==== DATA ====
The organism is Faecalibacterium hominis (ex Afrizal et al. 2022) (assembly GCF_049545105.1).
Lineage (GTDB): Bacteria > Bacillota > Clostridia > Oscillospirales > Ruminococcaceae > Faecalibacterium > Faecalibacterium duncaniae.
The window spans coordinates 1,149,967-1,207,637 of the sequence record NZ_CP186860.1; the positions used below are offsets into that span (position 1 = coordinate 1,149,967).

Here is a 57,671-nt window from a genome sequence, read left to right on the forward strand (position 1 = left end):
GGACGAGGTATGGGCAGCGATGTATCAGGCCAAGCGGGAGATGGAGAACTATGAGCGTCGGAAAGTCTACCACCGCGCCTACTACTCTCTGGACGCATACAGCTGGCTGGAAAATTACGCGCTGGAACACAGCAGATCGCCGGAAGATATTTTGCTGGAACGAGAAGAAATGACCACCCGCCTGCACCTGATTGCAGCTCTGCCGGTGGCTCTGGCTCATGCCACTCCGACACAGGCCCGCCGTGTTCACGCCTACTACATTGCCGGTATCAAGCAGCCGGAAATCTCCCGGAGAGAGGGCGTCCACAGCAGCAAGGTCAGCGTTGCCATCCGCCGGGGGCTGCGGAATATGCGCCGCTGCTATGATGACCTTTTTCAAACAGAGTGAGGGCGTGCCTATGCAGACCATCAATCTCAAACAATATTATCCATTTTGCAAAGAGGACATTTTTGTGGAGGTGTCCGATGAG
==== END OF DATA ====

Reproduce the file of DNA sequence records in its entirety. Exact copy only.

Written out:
The organism is Faecalibacterium hominis (ex Afrizal et al. 2022) (assembly GCF_049545105.1).
Lineage (GTDB): Bacteria > Bacillota > Clostridia > Oscillospirales > Ruminococcaceae > Faecalibacterium > Faecalibacterium duncaniae.
The window spans coordinates 1,149,967-1,207,637 of the sequence record NZ_CP186860.1; the positions used below are offsets into that span (position 1 = coordinate 1,149,967).

Here is a 57,671-nt window from a genome sequence, read left to right on the forward strand (position 1 = left end):
GGACGAGGTATGGGCAGCGATGTATCAGGCCAAGCGGGAGATGGAGAACTATGAGCGTCGGAAAGTCTACCACCGCGCCTACTACTCTCTGGACGCATACAGCTGGCTGGAAAATTACGCGCTGGAACACAGCAGATCGCCGGAAGATATTTTGCTGGAACGAGAAGAAATGACCACCCGCCTGCACCTGATTGCAGCTCTGCCGGTGGCTCTGGCTCATGCCACTCCGACACAGGCCCGCCGTGTTCACGCCTACTACATTGCCGGTATCAAGCAGCCGGAAATCTCCCGGAGAGAGGGCGTCCACAGCAGCAAGGTCAGCGTTGCCATCCGCCGGGGGCTGCGGAATATGCGCCGCTGCTATGATGACCTTTTTCAAACAGAGTGAGGGCGTGCCTATGCAGACCATCAATCTCAAACAATATTATCCATTTTGCAAAGAGGACATTTTTGTGGAGGTGTCCGATGAG